It’s not hard to find sophisticated, eye-popping dial designs these days, but they usually come at a price. Look no further than brands like MB&F, Jacob & Co. and Greubel Forsey for radical out-of-the-box watches that are pure eye candy. Unfortunately, you probably can’t afford one (and neither can I), but that doesn’t mean you still can’t wear a mechanical showpiece on the wrist. We covered microbrand Humism back in 2018 when it launched a small collection on Kickstarter, but its affordable watches were anything but ordinary. In lieu of something resembling a conventional dial, Humism creates wearable kinetic art that also happens to tell the time, supporting worthwhile charities along the way.
Kinetic art is a medium that uses physical motion to create an effect. An always moving pattern that becomes an optical illusion. Avant-garde artists like Naum Gabo and Marcel Duchamp were pioneers in the early 20th century with kinetic sculptures (Gabo’s Standing Waves and Duchamp’s Rotative plaques verre, optique de précision were among the first modern kinetic artworks). Common mobiles and many outdoor, wind-powered sculptures often meet the definition, and you’ve no doubt seen or even owned kinetic art at some point. Fitting such a medium into a wristwatch is certainly unique and Humism is among the first. Venezuelan artist Rafael Parra Toro has designed mechanical kinetic art watches as well and Los Angeles-based microbrand Zinvo has a BLADE series with comparable rotating “turbines.” Humism’s collection is arguably the most polished of the bunch with impressive attention to detail.
Seven watches comprise Humism’s recent collection with four currently available – Kato, Dasein, Rhizome and Dasein HELIOS (a black DLC and yellow variant) – and have either straight/angular or round themes. We have the Rhizome on-hand and it sports one of the most unique dials I’ve seen lately. It took the brand more than 19 months and a thousand drafts to perfect the designs, and I can say it was well worth the effort. I found myself often staring at the watch for the optical effect, almost forgetting to check the time. And that’s exactly the point as the brand claims to be as much of an art studio as a watch brand. And as a bonus, five percent of every watch sold goes to Mercy Relief, a humanitarian organisation helping victims of natural disasters in Asia Pacific. Aid has been provided to over two million people in 25 countries to date.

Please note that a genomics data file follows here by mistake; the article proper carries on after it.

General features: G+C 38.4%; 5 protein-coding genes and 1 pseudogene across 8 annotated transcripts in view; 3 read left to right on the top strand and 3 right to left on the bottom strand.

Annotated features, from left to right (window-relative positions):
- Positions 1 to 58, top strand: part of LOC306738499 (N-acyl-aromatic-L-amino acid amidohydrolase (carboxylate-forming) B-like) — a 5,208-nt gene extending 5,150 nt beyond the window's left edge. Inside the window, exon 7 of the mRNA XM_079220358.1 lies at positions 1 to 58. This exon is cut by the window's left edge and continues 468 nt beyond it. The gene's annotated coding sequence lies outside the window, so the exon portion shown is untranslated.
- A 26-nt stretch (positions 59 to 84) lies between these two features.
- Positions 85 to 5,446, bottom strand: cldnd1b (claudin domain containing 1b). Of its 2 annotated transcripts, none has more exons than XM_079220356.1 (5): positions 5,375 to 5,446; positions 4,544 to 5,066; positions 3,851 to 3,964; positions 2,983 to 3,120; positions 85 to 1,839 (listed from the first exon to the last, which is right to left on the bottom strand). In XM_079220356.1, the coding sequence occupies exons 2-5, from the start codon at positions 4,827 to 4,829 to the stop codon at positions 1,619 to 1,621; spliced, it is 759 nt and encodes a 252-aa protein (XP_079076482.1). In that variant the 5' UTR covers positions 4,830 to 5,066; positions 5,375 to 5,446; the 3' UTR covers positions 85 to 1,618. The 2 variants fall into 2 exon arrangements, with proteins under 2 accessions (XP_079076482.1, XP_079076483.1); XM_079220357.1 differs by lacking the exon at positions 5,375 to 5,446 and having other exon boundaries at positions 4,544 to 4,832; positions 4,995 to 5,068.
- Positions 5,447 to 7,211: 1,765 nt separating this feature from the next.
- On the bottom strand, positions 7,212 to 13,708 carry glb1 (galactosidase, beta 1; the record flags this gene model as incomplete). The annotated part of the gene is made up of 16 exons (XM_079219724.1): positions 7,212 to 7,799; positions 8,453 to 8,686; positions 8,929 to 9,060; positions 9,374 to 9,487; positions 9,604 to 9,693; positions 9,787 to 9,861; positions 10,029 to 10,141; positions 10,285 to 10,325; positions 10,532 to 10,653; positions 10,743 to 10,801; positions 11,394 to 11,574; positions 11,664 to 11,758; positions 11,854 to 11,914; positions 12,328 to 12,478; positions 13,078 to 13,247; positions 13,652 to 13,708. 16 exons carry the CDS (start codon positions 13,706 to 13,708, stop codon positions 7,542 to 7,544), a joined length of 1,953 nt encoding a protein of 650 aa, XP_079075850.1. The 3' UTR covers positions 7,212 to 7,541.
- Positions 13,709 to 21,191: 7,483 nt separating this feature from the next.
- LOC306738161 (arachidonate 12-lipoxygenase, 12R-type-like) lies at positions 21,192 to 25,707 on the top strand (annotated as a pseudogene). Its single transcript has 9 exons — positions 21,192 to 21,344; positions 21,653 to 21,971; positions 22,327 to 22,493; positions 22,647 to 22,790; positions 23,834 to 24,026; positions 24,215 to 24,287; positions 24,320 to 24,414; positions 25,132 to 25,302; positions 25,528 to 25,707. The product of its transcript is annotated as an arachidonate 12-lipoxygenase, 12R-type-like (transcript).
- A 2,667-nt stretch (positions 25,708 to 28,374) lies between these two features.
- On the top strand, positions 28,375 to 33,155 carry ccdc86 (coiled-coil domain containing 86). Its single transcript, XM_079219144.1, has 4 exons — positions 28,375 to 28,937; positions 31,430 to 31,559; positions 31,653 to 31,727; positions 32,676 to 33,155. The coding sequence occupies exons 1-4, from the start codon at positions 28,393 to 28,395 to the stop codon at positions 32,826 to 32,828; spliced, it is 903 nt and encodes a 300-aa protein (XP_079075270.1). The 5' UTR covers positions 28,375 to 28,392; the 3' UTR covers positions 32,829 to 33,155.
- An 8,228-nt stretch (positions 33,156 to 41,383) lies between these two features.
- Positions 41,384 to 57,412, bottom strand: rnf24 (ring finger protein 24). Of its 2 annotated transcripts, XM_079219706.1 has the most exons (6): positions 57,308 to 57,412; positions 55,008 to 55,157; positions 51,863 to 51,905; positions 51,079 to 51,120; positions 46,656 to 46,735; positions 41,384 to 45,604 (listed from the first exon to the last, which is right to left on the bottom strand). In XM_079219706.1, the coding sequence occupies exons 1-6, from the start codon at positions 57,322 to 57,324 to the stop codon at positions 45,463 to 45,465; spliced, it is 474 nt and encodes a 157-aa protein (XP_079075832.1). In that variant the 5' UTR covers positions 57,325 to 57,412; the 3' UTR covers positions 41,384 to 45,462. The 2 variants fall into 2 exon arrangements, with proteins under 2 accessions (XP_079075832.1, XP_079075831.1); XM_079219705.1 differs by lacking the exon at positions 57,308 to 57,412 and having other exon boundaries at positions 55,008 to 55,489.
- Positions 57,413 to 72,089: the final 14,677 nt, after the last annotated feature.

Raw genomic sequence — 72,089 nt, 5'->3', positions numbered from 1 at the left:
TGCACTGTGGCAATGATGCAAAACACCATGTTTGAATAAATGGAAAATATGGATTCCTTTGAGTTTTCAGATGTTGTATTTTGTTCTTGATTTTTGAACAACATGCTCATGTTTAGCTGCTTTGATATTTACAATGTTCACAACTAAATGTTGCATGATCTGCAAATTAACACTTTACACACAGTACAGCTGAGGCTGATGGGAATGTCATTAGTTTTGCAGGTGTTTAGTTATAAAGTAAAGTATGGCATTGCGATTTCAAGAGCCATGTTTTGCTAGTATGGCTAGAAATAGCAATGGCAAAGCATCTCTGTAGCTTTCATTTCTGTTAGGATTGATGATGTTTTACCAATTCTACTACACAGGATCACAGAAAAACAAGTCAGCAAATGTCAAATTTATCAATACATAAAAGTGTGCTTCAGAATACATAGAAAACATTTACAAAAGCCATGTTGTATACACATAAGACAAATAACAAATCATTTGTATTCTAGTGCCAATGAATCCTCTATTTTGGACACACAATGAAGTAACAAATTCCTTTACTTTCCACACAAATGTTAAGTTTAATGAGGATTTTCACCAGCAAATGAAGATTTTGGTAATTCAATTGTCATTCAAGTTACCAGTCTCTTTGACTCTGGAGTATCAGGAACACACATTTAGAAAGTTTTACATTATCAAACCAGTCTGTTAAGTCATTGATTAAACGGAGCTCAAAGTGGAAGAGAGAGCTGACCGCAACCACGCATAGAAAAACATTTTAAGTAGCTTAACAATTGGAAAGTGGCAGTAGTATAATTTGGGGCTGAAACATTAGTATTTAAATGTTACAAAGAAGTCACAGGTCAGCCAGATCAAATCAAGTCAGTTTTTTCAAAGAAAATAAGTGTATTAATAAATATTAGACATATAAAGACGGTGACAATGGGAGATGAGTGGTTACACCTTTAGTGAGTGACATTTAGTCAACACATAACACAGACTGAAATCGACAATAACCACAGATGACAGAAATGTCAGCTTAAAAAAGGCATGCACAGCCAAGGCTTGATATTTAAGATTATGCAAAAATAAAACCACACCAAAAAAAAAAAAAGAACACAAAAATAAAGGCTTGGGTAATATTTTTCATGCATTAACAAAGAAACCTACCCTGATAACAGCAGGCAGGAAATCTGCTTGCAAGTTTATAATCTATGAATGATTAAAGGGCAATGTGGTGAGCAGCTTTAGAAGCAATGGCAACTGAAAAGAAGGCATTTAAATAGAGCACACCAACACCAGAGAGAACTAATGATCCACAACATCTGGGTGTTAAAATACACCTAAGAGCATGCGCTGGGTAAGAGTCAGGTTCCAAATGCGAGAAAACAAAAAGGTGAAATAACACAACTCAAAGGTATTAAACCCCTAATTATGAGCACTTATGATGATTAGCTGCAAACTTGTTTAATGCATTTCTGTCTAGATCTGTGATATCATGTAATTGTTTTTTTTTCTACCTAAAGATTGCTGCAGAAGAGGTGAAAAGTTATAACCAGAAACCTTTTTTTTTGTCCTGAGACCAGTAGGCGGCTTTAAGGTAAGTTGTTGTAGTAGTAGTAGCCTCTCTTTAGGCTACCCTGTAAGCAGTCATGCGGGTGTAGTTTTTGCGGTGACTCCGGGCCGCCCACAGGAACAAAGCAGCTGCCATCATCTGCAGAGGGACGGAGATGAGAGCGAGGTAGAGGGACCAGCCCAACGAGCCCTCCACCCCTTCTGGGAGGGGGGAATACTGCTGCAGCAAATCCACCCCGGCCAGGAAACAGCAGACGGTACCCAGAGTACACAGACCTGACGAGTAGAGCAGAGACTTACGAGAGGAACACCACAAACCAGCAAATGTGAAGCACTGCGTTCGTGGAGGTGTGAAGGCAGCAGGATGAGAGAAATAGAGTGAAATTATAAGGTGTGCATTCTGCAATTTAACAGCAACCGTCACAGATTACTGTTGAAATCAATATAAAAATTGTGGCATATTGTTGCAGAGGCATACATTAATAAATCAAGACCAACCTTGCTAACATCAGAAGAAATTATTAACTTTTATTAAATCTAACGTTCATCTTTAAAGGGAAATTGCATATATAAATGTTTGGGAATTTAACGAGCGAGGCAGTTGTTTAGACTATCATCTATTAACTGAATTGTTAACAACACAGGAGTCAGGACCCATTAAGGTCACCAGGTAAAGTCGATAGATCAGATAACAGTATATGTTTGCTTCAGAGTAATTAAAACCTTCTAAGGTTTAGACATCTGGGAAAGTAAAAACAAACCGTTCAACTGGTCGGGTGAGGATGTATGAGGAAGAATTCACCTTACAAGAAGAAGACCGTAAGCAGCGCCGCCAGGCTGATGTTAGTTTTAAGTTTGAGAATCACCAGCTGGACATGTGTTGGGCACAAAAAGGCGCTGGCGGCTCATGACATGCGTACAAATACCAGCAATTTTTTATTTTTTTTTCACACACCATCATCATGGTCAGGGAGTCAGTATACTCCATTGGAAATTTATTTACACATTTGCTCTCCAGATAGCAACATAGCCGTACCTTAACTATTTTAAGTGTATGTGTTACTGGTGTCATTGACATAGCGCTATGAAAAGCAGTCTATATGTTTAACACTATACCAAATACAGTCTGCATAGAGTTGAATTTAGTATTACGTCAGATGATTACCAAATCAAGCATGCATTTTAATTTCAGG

Case & Design
The case itself is nothing unusual, but well made nonetheless. It’s brushed 316L stainless steel with a diameter of 39mm and height of 11.4mm. There’s a sapphire crystal with an anti-reflective coating protecting the dial and a sapphire exhibition caseback. The signed crown doesn’t screw down, but water-resistance is rated at 50 metres, so it’s safe in the rain or a lap in the pool. The caseback is secured with six screws, which give it both a rugged and refined aesthetic, and overall I’d say it’s an attractive case.
Lug width is 20mm and it comes with a black Italian leather strap with quick-release levers. I’m generally not a fan of supplied straps that are often too big or otherwise uncomfortable, but this one fits my somewhat small wrist perfectly. So much so, in fact, that I briefly used it with a field watch I wore on a hike last weekend (the quick release levers made it easy).